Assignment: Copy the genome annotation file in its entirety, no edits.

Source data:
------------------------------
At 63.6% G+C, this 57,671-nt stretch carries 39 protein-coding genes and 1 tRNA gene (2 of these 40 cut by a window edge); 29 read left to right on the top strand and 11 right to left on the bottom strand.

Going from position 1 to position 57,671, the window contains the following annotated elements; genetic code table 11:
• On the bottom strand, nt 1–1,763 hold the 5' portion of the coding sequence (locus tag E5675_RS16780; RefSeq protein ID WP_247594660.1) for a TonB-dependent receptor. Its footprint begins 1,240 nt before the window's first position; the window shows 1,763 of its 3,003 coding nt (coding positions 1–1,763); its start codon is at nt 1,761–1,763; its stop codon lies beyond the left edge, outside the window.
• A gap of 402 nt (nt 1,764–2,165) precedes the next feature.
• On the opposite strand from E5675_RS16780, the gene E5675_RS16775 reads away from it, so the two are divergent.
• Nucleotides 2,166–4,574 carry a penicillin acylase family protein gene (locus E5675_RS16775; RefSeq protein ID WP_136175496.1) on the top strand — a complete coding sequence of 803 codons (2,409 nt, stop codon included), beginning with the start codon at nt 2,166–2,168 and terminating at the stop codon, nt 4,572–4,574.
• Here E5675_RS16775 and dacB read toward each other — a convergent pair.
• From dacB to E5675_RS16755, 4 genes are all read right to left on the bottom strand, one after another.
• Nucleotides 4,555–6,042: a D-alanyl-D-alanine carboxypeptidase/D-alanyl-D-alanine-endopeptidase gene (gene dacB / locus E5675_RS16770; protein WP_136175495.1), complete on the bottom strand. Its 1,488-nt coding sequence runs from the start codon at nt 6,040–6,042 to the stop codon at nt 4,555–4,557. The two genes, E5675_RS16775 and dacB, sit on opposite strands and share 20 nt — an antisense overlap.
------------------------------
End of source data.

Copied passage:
At 63.6% G+C, this 57,671-nt stretch carries 39 protein-coding genes and 1 tRNA gene (2 of these 40 cut by a window edge); 29 read left to right on the top strand and 11 right to left on the bottom strand.

Going from position 1 to position 57,671, the window contains the following annotated elements; genetic code table 11:
• On the bottom strand, nt 1–1,763 hold the 5' portion of the coding sequence (locus tag E5675_RS16780; RefSeq protein ID WP_247594660.1) for a TonB-dependent receptor. Its footprint begins 1,240 nt before the window's first position; the window shows 1,763 of its 3,003 coding nt (coding positions 1–1,763); its start codon is at nt 1,761–1,763; its stop codon lies beyond the left edge, outside the window.
• A gap of 402 nt (nt 1,764–2,165) precedes the next feature.
• On the opposite strand from E5675_RS16780, the gene E5675_RS16775 reads away from it, so the two are divergent.
• Nucleotides 2,166–4,574 carry a penicillin acylase family protein gene (locus E5675_RS16775; RefSeq protein ID WP_136175496.1) on the top strand — a complete coding sequence of 803 codons (2,409 nt, stop codon included), beginning with the start codon at nt 2,166–2,168 and terminating at the stop codon, nt 4,572–4,574.
• Here E5675_RS16775 and dacB read toward each other — a convergent pair.
• From dacB to E5675_RS16755, 4 genes are all read right to left on the bottom strand, one after another.
• Nucleotides 4,555–6,042: a D-alanyl-D-alanine carboxypeptidase/D-alanyl-D-alanine-endopeptidase gene (gene dacB / locus E5675_RS16770; protein WP_136175495.1), complete on the bottom strand. Its 1,488-nt coding sequence runs from the start codon at nt 6,040–6,042 to the stop codon at nt 4,555–4,557. The two genes, E5675_RS16775 and dacB, sit on opposite strands and share 20 nt — an antisense overlap.